On the 2d, inst., by the Rev. G.C. BALDWIN, D.D., Mr. Charles E. BILLO and Miss Catherine JENKS, both of West Troy.

FIRST WARD
The friends of Lincoln and Hamlin in the First Ward, in favor of forming a Wide Awake Club, are requested to meet Friday night, August 3d, at 8 o'clock, at the Wigwam, to elect officers and transact other business--A full attendance is requested. By order.

SECOND WARD WIDE AWAKES
An adjourned meeting of the Second Ward Wide Awake Club will be held this (Friday) evening at 8' oclock. Let there be a full attendance. Geo. EVANS, President N.H. BENSON, Secretary.

TENTH WARD
The Tenth Ward Wide Awakes will hold an adjourned meeting at their Wigwam, on Saturday evening, August 4th. A full attendance is requested. By order.

WIDE AWAKE UNIFORMS
Wide Awake Uniforms furnished at the shortest notice and on the most reasonable terms by R. BALLOU, Jr., Agent for the sale of Mantles, Caps and Torches, Twedle Hall, Albany, by whom all the Uniforms in Albany were furnished. Samples may be seen at Chas. BROWNELL's office, in Court House.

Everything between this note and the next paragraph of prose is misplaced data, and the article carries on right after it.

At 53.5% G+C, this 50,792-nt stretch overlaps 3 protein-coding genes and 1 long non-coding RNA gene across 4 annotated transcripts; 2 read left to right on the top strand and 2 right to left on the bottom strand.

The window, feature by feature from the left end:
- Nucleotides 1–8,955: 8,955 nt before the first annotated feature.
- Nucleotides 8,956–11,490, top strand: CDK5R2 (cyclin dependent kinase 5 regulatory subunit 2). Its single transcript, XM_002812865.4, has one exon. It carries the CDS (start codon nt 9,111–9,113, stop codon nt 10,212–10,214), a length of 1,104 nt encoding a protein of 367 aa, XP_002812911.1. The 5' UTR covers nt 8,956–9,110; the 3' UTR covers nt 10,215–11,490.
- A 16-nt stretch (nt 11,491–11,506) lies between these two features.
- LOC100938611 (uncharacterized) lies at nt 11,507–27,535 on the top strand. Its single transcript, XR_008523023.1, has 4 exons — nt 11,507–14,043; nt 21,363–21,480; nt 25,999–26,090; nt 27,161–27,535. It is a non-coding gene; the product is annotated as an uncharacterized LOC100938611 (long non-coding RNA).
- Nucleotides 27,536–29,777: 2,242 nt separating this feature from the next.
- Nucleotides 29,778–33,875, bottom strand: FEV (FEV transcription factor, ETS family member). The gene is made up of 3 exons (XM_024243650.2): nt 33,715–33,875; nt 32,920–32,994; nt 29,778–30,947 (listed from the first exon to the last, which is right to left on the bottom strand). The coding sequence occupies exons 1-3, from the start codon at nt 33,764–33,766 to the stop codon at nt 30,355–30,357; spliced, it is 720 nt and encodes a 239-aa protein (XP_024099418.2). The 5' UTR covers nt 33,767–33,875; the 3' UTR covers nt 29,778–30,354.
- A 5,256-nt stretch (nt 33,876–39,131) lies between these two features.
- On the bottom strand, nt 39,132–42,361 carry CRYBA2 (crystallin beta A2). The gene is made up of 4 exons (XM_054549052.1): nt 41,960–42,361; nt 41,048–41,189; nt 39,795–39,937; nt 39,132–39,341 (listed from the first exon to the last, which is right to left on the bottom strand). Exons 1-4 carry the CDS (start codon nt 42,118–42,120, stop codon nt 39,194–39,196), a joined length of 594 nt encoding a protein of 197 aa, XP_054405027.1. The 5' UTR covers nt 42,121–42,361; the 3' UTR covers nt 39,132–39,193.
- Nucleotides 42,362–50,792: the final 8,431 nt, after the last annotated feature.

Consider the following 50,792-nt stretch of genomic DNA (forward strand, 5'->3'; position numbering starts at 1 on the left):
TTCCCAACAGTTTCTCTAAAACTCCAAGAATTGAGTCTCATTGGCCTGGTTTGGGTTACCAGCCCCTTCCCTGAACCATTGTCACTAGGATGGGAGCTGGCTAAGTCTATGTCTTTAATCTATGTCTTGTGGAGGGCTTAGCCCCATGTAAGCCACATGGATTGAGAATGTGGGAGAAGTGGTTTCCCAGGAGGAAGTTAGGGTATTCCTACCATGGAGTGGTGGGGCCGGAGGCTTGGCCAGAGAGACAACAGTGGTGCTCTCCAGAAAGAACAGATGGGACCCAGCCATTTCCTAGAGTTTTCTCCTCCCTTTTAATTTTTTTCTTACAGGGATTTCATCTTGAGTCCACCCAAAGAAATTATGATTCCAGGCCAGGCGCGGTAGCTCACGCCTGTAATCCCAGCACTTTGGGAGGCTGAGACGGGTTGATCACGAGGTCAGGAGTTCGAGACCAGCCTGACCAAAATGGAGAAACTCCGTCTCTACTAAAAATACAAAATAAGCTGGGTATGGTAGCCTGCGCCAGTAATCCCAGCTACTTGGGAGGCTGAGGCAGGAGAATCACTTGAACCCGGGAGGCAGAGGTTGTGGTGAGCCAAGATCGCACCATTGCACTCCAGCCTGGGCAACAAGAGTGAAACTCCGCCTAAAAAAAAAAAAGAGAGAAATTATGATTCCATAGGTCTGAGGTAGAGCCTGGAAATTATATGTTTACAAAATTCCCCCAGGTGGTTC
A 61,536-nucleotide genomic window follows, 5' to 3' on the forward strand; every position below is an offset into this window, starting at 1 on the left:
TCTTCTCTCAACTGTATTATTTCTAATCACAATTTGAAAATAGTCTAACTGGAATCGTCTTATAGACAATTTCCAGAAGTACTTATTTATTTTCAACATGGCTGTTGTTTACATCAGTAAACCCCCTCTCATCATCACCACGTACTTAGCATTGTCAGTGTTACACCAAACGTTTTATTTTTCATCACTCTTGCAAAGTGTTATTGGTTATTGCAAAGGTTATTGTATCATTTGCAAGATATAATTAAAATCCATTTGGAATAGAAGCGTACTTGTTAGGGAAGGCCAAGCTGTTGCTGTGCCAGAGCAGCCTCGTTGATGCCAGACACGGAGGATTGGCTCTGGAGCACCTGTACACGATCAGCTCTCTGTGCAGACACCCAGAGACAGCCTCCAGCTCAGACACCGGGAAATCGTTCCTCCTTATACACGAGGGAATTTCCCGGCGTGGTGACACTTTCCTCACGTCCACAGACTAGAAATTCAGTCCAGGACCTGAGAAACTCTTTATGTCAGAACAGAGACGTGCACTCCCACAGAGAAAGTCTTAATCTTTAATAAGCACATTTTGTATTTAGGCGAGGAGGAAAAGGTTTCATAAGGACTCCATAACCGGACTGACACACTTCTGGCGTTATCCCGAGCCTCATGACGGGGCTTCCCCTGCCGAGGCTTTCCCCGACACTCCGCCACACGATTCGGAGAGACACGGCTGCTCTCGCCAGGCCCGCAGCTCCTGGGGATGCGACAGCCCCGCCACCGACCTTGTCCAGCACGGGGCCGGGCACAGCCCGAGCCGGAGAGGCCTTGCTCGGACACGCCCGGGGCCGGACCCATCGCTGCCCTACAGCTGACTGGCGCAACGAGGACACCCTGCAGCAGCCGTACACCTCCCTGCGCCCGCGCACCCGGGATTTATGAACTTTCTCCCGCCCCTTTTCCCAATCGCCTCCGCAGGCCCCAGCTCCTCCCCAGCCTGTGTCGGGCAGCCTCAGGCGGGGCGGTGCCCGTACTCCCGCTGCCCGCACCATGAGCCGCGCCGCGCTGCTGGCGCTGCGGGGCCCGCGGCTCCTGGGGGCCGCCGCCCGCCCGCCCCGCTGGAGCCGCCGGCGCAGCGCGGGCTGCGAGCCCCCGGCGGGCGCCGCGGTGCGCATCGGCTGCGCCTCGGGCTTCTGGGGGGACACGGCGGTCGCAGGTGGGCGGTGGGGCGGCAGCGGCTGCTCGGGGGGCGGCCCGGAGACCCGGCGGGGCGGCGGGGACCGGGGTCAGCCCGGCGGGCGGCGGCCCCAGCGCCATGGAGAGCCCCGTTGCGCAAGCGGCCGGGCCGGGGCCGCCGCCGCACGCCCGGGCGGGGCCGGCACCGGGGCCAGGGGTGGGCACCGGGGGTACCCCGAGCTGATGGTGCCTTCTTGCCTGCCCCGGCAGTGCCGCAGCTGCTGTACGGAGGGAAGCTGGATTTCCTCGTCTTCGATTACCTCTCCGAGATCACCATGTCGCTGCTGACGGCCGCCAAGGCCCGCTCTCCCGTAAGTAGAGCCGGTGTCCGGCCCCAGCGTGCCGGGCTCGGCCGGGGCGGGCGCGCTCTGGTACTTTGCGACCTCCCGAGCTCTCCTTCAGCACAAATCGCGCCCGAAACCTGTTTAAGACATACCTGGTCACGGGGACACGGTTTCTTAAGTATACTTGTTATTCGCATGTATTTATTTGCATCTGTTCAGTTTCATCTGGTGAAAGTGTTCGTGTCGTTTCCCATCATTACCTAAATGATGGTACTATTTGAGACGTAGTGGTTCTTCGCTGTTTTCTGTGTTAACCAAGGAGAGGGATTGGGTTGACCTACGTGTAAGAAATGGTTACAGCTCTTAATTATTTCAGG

NEWS SUMMARY
- John C. HEENAN, the Benecia Boy, is in Boston.
- A blind man from Wisconsin was one of the visitors on board the Great Eastern last week.--There is no evidence that the poor fellow was charmed with what he saw.
- A boy twelve years old was arrested in Albany yesterday, in a beastly state of intoxication!
- Another boy, aged fourteen, was found insensible from the effects of rum in a car on the Northern road.
- Another Great Eastern grievance has come to light. The excursionists were fed on maggotty ham, and the stewards,--not willing to impose too much upon their stomachs,--only gave to each one a piece the size of a silver dollar.
- John DAKE, while bathing in the East River at the foot of Eleventh street, New York, on Wednesday evening, was followed by a shark, but succeeded in escaping with the loss of a great toe. Sharks are decidedly uncomfortable visitors to metropolitan bathing grounds.